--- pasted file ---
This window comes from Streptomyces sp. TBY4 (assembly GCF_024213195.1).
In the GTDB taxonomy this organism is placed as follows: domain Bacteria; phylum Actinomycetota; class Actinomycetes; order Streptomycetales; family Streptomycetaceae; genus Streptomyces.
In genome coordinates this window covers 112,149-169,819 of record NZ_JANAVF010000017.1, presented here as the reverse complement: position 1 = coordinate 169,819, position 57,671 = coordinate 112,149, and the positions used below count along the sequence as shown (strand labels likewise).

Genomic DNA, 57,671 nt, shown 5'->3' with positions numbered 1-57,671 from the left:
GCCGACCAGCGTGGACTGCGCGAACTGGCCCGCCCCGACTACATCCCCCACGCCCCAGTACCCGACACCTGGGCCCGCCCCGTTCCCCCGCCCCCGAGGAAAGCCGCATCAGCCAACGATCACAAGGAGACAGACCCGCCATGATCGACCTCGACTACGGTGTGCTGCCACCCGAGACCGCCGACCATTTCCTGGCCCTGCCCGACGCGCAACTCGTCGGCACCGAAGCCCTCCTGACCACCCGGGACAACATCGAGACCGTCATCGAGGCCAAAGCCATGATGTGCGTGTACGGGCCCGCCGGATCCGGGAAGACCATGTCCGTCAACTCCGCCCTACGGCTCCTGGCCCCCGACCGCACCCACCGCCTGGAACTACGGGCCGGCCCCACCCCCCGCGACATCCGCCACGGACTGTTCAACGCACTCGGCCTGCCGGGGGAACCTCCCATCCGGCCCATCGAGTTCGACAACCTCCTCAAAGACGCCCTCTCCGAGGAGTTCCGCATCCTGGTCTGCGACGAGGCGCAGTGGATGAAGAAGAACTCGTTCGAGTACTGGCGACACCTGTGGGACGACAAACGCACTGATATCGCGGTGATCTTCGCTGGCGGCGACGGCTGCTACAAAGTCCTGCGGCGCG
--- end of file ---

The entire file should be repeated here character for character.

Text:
This window comes from Streptomyces sp. TBY4 (assembly GCF_024213195.1).
In the GTDB taxonomy this organism is placed as follows: domain Bacteria; phylum Actinomycetota; class Actinomycetes; order Streptomycetales; family Streptomycetaceae; genus Streptomyces.
In genome coordinates this window covers 112,149-169,819 of record NZ_JANAVF010000017.1, presented here as the reverse complement: position 1 = coordinate 169,819, position 57,671 = coordinate 112,149, and the positions used below count along the sequence as shown (strand labels likewise).

Genomic DNA, 57,671 nt, shown 5'->3' with positions numbered 1-57,671 from the left:
GCCGACCAGCGTGGACTGCGCGAACTGGCCCGCCCCGACTACATCCCCCACGCCCCAGTACCCGACACCTGGGCCCGCCCCGTTCCCCCGCCCCCGAGGAAAGCCGCATCAGCCAACGATCACAAGGAGACAGACCCGCCATGATCGACCTCGACTACGGTGTGCTGCCACCCGAGACCGCCGACCATTTCCTGGCCCTGCCCGACGCGCAACTCGTCGGCACCGAAGCCCTCCTGACCACCCGGGACAACATCGAGACCGTCATCGAGGCCAAAGCCATGATGTGCGTGTACGGGCCCGCCGGATCCGGGAAGACCATGTCCGTCAACTCCGCCCTACGGCTCCTGGCCCCCGACCGCACCCACCGCCTGGAACTACGGGCCGGCCCCACCCCCCGCGACATCCGCCACGGACTGTTCAACGCACTCGGCCTGCCGGGGGAACCTCCCATCCGGCCCATCGAGTTCGACAACCTCCTCAAAGACGCCCTCTCCGAGGAGTTCCGCATCCTGGTCTGCGACGAGGCGCAGTGGATGAAGAAGAACTCGTTCGAGTACTGGCGACACCTGTGGGACGACAAACGCACTGATATCGCGGTGATCTTCGCTGGCGGCGACGGCTGCTACAAAGTCCTGCGGCGCG